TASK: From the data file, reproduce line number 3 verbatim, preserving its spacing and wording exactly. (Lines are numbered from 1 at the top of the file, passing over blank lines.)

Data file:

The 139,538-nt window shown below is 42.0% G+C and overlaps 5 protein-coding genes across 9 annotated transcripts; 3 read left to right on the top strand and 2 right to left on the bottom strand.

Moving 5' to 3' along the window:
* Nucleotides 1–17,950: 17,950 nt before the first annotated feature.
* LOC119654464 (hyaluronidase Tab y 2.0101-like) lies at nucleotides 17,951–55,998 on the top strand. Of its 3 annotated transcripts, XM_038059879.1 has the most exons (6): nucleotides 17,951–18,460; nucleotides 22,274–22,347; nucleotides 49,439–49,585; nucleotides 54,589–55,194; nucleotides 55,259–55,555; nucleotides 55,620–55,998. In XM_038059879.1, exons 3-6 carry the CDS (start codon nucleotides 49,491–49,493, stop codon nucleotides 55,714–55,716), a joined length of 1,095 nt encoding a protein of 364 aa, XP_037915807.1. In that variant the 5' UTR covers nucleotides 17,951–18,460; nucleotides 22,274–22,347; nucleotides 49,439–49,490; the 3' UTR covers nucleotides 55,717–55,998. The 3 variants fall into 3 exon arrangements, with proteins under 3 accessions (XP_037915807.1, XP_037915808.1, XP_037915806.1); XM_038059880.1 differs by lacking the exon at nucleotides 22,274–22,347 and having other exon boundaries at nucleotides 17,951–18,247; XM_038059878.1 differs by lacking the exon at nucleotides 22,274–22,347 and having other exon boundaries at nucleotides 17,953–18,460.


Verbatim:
* Nucleotides 1–17,950: 17,950 nt before the first annotated feature.